‘No Longer a Place’ for AIDS Case Reporting in ‘Resource-Rich’ Countries, Lancet Opinion Piece Says
AIDS case reporting could be "placing an unnecessary burden on clinicians and stretching the scarce resources of health departments for little purpose," John Kaldor -- professor at the National Center in HIV Epidemiology and Clinical Research at the University of New South Wales -- and colleagues write in a Lancet opinion piece.
According to the authors, "development of AIDS is now a rather infrequent and generally reversible event" for HIV-positive people who "receive effective treatment." The authors add that in developing countries AIDS case reports "have long been regarded as so under-reported that they do not have any value" and that in many countries, policymakers no longer "make use of AIDS case counts" but "focus on new HIV diagnoses as their basic surveillance indicator." In addition, the "definition of AIDS is not even internationally consistent," the authors write.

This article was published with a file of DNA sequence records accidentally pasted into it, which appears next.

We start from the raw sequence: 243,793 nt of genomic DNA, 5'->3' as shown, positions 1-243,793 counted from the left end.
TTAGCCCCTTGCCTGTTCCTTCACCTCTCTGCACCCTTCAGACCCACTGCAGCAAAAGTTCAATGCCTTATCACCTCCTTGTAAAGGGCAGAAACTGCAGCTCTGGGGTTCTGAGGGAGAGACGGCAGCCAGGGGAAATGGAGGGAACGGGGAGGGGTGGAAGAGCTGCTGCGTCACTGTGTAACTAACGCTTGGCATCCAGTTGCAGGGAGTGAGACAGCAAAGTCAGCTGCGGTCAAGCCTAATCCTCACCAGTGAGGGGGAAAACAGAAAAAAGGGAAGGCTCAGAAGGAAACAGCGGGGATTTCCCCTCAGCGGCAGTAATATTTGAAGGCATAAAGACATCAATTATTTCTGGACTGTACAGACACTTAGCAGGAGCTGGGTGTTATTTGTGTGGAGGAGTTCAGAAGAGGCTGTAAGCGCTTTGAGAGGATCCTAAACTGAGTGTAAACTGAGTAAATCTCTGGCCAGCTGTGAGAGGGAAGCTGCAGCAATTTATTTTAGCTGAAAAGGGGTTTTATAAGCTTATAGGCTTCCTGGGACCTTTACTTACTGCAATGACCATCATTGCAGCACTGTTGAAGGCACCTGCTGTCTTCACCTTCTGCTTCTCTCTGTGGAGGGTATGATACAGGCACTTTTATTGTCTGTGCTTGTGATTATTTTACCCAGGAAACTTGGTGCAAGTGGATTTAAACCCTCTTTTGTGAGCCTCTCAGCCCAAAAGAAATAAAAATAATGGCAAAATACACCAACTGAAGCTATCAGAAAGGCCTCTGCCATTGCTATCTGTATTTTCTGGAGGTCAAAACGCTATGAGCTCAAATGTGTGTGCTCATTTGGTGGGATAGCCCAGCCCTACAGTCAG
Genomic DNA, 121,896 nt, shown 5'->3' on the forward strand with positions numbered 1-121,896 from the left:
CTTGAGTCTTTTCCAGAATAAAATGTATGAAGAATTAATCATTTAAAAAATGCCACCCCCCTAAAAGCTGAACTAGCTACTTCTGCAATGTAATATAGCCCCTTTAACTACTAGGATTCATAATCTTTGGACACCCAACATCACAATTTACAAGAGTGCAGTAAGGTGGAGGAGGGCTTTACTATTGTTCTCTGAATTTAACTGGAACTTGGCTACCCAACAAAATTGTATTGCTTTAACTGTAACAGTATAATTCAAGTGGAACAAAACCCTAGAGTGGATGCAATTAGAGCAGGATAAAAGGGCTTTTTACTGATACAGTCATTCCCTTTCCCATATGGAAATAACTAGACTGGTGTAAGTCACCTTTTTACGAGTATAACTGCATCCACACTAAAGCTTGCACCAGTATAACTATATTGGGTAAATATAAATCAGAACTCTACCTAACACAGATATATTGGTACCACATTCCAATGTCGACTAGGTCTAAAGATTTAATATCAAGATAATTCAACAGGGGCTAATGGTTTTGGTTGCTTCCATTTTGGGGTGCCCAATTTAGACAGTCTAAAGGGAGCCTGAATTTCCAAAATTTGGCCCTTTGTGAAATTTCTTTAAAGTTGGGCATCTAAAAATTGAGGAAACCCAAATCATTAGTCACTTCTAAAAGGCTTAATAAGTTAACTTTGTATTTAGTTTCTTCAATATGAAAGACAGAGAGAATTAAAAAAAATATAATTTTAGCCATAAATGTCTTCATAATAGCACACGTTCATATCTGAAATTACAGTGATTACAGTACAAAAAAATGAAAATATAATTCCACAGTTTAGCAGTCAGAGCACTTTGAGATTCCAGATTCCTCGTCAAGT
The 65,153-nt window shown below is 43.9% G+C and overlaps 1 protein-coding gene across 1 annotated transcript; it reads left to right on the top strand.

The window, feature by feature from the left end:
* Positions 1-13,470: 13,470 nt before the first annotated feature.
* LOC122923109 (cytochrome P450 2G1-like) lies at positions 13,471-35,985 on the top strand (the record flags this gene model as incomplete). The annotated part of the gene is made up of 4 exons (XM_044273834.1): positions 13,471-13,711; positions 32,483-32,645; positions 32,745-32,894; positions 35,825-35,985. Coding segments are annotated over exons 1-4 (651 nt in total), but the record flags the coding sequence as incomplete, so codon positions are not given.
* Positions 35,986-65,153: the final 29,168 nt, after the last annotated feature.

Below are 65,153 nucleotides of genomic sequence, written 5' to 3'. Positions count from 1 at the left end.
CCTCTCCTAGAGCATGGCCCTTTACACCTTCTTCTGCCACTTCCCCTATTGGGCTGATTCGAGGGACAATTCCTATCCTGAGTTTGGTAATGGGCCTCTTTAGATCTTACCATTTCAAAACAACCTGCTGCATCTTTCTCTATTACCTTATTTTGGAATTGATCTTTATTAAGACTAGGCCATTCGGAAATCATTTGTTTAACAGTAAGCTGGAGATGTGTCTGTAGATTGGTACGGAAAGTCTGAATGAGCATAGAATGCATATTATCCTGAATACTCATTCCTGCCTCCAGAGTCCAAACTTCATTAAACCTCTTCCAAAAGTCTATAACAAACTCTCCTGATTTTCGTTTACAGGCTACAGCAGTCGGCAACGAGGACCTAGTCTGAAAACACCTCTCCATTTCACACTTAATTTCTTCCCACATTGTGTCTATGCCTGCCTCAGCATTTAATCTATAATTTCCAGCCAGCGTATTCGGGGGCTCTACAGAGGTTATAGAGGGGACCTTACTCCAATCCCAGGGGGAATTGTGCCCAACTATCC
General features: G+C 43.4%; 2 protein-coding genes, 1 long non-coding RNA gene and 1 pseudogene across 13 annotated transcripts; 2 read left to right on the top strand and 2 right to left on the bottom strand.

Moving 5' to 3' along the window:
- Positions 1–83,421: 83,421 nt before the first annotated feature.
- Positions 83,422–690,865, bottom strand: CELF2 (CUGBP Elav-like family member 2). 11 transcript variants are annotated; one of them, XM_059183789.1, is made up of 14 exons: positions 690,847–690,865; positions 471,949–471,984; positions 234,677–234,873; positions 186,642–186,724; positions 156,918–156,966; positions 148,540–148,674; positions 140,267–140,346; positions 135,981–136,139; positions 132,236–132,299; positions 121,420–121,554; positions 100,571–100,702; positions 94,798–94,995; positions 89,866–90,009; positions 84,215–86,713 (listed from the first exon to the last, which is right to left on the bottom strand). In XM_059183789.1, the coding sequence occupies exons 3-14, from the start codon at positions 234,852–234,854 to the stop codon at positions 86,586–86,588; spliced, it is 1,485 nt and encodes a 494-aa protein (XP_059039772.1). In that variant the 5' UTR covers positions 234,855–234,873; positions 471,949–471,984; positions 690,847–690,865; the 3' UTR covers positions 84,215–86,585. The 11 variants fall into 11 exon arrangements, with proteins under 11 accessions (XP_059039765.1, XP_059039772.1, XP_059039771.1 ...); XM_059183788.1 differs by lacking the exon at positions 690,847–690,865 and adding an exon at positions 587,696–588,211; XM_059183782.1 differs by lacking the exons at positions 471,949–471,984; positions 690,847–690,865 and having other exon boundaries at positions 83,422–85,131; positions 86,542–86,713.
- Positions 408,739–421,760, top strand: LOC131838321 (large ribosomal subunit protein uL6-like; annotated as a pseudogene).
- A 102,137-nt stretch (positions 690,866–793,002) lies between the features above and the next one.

AIDS case reporting "still exists as a formal surveillance mechanism separate from whatever systems may now be used for HIV case reporting, almost everywhere in the world," despite expansions in HIV treatment and funding, the authors say. They add that in wealthy countries, where most HIV-positive people have access to treatment, there is "little reason to maintain the separate and systematic recording of all AIDS events, many of which happen after years of treatment." The authors suggest that wealthy countries instead "focus on their HIV case reporting systems," adding that AIDS case reporting in wealthy countries is "now of interest only if it arises in people who have never been previously diagnosed" with HIV.
In developing countries "further discussion about the role of AIDS case reporting systems might be needed," the authors say, adding that some resource-poor countries still do not have systems for routine HIV case reporting. They add that developing countries that "make extensive use of HIV prevalence surveys may be cautious about abandoning AIDS case reporting in the absence of systematic procedures for HIV case reporting" but that such a shift could be "part of the ongoing, widespread discussion about the future direction" of national reporting systems. They conclude, "The world does not want to give the impression, even inadvertently, that it no longer cares about AIDS cases; rather, the change [to no longer report AIDS cases] should indicate the well-being of [HIV-positive people] is of paramount importance" (Kaldor et al., Lancet, 1/10).